- Trade unions in Malaysia
Trade unions in Malaysia are regulated by the Industrial Relations Act (IRA) 1967.
The IRA protects the right of every worker in
Malaysiato join or not to join a trade union.
It protects workers from being victimised by an employer for joining a union. However, the same section of an act states explicitly that an employer may dismiss, demote, transfer or refuse to promote a worker on other grounds.
Unions may undertake
collective bargainingon behalf of members if they have obtained recognition from the employer.
A general practice is for unions to request recognition after obtaining more than 50% of the staff as their members. After that, the employer has 21 days in which to recognise the union.If the employer does not provide recognition within the stipulated period the matter will be taken to the Director General of Industrial Relations (DGIR) for arbitration.
The IRA allows employers to prohibit management, executives and those who work in a confidential or
securitycapacity from joining a union. The definitions of these terms are left to the employers' discretion. In practice, some employers classify all clericalstaff as working in a confidential capacity and production workers as working in a security capacity since they oversee their machines.
Should the DGIR fail to get both parties to reach an agreement, the matter will be referred to the Human Resources Minister. The minister will investigate and make a decision which may not be overturned by a Malaysian court.
Unions may submit collective agreements on behalf of their members but the IRA (Part IV) forbids such agreements to deal with any matter pertaining to promotion, transfers, termination of service, dismissal and retrenchments.
A deadlock here is referred to the DGIR for arbitration. Failure to obtain compromise results in the case being referred to the minister who shall refer it to the Industrial Court at his discretion.
Decisions of the Industrial Court may be challenged further in the high court, the appeals court and the federal court.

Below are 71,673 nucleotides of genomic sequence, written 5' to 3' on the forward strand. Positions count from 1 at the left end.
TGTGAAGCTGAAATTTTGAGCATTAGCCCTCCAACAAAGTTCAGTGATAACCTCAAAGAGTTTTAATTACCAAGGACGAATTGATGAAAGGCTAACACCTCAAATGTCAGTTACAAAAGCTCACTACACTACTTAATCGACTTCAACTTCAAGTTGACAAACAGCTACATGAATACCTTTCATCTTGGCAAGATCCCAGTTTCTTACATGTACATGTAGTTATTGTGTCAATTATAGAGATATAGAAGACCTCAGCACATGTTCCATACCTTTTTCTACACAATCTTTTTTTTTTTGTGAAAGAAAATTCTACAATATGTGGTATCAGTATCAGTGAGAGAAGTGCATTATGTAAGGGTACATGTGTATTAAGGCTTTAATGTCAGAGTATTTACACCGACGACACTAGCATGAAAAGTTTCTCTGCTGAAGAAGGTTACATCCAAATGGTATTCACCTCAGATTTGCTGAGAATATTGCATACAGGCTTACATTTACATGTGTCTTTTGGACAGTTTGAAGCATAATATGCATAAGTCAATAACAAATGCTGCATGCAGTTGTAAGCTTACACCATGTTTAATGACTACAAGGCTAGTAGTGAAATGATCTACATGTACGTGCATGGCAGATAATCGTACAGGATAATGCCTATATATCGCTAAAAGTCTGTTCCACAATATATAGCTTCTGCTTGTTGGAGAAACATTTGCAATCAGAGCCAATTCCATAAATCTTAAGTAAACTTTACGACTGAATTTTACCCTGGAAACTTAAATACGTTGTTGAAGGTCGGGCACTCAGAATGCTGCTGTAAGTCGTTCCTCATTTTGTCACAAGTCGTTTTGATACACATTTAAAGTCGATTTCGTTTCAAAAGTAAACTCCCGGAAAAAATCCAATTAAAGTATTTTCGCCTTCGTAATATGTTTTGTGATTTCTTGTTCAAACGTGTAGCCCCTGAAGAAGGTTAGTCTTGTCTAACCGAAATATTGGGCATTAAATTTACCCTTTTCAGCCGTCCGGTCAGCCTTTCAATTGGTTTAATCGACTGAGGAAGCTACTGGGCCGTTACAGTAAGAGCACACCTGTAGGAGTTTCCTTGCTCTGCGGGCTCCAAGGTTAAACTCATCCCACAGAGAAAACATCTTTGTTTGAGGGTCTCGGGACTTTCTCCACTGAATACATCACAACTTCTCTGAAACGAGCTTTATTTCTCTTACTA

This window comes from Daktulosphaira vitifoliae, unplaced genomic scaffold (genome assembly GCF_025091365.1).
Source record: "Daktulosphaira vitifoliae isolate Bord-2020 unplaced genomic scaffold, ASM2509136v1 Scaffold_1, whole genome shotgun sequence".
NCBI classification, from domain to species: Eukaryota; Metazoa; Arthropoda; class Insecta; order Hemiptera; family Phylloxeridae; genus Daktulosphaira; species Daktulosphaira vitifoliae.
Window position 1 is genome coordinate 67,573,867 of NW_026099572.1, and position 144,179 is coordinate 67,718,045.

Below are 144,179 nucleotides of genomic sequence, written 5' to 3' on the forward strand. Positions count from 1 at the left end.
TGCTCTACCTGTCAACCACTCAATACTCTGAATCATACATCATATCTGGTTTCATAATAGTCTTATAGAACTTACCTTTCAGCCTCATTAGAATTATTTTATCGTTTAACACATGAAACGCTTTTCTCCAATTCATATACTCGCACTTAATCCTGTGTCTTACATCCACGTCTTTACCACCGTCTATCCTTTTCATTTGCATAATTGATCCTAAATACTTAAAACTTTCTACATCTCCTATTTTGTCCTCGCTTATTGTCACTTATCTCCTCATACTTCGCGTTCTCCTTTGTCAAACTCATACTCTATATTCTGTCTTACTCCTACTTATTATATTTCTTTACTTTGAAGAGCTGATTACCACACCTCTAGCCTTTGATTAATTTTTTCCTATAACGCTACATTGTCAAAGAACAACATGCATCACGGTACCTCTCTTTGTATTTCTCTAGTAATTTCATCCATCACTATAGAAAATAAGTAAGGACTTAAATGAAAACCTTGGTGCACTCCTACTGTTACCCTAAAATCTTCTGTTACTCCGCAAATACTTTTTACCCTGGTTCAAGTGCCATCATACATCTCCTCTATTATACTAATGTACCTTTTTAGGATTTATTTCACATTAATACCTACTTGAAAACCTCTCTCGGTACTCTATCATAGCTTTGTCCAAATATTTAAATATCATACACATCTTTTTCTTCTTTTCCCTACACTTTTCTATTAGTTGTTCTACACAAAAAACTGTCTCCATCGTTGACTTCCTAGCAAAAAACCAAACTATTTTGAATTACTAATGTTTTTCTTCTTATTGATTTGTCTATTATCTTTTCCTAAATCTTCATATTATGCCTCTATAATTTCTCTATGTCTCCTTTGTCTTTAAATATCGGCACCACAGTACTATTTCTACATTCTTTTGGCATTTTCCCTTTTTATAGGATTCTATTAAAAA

The law allows for submission of a collective agreement three years from the resolution of the last one.
The IRA defines a "strike" in a sufficiently broad manner to include Work-to-Rule, and Go-Slow actions. "Any act or omission by a body of workers, which is intended or which does result in any limitation, restriction, reduction, delatoriness in the performance of their duties connected to their employment" "
Illegal strikes have consequences such as fines or imprisonment.
A legal strike requires that the union have a trade dispute. A
secret ballotwith not less than two thirds of the workers involved is required. The Director General has to be informed next. After that, the employer must be informed of the date of the strike. This is all required to prepare for a strike.
If the Minister should refer the case to the Industrial Court before the strike occurs then the strike must not be carried out.
If it is a public sector union then the Minister refers the disputed matter to the Industrial Court only with the consent of the Agong (King) or the state ruler, if it is a state body in question.
The last major strike in Malaysia occurred in 1962. 9,000 railway workers went on strike to demand conversion of daily wages be changed to monthly salaries. The strike lasted 22 days and all government workers were converted to monthly wages. The railway belonged to and was operated by the government at the time, but has since been corporatised.
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